Liberty censored: how debates about free speech came to dominate the political landscape

Freedom of expression has never been absolute yet questions about where its limits lie have become ever more urgent in the digital age, says Ben Chu

Sunday 04 November 2018 09:11
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‘We’re living through a nuclear explosion of free speech; much of it not worth hearing’
‘We’re living through a nuclear explosion of free speech; much of it not worth hearing’

Boris Johnson seems to have forged a career out of saying the unsayable. Recently, the former foreign secretary upset people by suggesting that Muslim women who wear a face veil resemble “bank robbers” and “letter boxes”, prompting demands even from fellow Conservatives for him to apologise. Yet Johnson’s supporters rapidly presented him as some kind of free speech martyr.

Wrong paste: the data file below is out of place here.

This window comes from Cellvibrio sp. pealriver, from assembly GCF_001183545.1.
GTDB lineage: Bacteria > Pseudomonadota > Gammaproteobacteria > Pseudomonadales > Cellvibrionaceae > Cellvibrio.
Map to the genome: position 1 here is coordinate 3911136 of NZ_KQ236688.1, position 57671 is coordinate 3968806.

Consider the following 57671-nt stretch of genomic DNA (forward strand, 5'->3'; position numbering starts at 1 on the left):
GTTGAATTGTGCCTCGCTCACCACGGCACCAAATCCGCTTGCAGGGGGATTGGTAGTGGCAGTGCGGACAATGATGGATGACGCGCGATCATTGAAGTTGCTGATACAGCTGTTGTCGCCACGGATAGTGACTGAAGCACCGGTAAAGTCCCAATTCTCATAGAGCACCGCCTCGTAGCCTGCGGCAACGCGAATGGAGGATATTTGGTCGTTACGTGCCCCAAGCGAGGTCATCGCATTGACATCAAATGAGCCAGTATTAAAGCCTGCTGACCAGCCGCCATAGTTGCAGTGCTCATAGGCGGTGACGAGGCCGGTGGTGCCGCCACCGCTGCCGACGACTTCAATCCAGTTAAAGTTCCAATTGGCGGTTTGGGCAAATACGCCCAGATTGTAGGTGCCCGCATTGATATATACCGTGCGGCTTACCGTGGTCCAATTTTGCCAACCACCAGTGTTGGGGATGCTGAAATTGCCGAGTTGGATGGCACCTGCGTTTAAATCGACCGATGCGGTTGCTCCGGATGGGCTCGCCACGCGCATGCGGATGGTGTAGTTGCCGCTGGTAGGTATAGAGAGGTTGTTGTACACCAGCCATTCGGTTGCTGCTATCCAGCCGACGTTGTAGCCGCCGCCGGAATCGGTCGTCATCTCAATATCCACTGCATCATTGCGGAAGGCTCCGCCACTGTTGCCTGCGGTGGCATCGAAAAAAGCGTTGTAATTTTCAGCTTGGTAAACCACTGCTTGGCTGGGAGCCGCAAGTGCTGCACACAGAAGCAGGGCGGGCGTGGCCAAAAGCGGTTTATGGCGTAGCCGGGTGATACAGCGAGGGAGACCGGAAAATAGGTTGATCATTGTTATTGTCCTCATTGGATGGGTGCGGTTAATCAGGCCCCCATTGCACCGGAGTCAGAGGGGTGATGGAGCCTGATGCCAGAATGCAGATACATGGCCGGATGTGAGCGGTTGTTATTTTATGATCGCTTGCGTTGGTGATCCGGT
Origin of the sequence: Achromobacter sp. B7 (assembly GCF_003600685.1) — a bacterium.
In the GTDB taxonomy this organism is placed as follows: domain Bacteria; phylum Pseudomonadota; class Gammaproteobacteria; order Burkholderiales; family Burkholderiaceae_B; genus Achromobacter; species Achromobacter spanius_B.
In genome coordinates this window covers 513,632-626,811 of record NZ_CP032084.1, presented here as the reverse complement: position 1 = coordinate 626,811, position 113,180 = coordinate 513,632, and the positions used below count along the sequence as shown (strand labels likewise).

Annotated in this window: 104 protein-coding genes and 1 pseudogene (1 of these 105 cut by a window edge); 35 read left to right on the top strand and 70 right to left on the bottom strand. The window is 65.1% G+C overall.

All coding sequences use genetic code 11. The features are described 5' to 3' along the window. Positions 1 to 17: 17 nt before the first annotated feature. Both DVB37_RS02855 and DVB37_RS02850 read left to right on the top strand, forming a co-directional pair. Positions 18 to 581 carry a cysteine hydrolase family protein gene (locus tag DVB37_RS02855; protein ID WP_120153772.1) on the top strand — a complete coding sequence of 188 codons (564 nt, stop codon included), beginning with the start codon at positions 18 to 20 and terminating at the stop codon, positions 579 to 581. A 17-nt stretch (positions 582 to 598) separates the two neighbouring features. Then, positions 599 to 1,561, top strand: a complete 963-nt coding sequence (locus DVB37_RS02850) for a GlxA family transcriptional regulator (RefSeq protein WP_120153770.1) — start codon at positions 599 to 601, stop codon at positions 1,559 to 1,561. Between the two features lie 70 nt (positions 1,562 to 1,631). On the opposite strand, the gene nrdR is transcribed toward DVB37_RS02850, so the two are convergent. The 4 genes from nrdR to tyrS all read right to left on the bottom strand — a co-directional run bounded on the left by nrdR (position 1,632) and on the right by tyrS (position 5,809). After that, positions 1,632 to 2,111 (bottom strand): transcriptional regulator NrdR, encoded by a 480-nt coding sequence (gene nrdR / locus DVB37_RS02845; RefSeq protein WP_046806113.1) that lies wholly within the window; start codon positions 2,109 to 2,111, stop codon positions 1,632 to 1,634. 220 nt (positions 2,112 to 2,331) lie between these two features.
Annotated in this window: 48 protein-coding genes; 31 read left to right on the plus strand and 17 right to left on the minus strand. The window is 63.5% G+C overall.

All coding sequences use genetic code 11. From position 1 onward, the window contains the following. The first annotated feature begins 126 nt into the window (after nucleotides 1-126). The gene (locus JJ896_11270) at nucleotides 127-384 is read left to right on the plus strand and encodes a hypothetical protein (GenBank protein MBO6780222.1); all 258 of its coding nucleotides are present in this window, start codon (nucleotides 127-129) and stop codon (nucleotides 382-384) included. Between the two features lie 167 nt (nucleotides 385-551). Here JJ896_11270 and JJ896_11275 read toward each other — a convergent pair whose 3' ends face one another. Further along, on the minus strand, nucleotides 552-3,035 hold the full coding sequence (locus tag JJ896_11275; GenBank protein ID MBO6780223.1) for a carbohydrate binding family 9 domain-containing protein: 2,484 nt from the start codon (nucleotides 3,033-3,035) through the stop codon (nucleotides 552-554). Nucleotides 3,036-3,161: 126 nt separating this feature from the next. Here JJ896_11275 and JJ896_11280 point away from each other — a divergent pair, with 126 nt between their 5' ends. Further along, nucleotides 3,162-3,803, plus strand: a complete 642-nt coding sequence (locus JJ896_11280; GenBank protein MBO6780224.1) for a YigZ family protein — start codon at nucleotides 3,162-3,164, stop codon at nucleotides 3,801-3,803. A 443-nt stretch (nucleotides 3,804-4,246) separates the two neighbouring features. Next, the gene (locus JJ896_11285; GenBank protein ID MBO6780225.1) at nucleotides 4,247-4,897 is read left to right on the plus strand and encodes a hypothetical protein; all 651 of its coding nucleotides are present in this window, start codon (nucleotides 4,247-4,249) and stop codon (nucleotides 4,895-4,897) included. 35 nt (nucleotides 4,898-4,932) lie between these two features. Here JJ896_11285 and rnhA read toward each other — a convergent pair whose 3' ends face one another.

Boris is offering himself in sacrifice on the altar of freedom of speech,” proclaimed the MP Andrea Jenkyns, without irony.

The comedian Rowan Atkinson, now sadly fully transformed from Blackadder to Johnny English, came to the battlements to defend the “freedom to make jokes about religion”.

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